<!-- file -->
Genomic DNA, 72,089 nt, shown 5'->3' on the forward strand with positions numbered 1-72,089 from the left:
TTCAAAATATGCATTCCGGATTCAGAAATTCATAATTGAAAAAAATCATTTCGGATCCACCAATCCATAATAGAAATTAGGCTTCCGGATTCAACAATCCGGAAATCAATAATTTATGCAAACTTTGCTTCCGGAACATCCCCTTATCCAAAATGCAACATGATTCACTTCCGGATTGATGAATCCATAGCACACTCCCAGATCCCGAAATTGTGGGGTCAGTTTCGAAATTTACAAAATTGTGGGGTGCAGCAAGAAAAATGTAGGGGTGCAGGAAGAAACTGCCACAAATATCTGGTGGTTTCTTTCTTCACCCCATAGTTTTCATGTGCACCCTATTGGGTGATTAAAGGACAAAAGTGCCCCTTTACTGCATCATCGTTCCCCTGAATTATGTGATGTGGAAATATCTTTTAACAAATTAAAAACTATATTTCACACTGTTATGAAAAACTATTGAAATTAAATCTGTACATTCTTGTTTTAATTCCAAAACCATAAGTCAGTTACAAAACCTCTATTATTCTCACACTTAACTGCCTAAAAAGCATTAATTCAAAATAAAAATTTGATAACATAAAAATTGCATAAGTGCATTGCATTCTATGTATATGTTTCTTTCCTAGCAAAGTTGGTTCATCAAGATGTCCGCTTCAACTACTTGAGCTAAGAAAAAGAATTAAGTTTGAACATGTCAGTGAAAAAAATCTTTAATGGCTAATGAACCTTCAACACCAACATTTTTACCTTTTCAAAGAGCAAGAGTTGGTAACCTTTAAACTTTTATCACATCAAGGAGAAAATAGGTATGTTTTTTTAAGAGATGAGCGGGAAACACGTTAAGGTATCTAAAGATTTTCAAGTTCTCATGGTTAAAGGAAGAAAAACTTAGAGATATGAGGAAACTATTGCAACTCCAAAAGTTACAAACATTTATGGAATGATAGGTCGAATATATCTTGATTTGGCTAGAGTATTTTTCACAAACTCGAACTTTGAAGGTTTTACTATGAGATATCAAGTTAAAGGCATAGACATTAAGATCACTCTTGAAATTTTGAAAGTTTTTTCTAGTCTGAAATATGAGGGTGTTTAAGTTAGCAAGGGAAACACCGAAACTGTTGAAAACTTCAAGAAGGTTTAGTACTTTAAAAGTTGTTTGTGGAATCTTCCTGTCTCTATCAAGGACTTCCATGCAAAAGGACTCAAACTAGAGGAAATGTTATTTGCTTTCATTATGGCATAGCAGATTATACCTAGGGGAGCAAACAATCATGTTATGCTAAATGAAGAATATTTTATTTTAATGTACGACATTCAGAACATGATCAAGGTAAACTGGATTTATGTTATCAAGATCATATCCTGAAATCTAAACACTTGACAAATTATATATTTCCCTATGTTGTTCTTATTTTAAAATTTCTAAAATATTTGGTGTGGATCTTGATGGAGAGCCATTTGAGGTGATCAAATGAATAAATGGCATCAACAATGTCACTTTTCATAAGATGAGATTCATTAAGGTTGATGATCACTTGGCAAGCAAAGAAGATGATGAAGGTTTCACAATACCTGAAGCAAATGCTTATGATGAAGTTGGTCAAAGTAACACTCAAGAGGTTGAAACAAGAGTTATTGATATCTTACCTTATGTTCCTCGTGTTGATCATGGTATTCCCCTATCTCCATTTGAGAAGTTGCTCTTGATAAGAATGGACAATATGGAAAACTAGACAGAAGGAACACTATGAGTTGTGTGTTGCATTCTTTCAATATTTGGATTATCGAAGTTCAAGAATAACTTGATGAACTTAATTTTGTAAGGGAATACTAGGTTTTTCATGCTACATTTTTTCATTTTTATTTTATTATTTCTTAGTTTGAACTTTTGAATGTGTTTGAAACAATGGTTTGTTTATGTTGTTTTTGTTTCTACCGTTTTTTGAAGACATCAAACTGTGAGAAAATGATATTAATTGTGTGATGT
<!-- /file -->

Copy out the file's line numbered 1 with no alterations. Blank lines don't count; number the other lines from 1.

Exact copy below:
Genomic DNA, 72,089 nt, shown 5'->3' on the forward strand with positions numbered 1-72,089 from the left: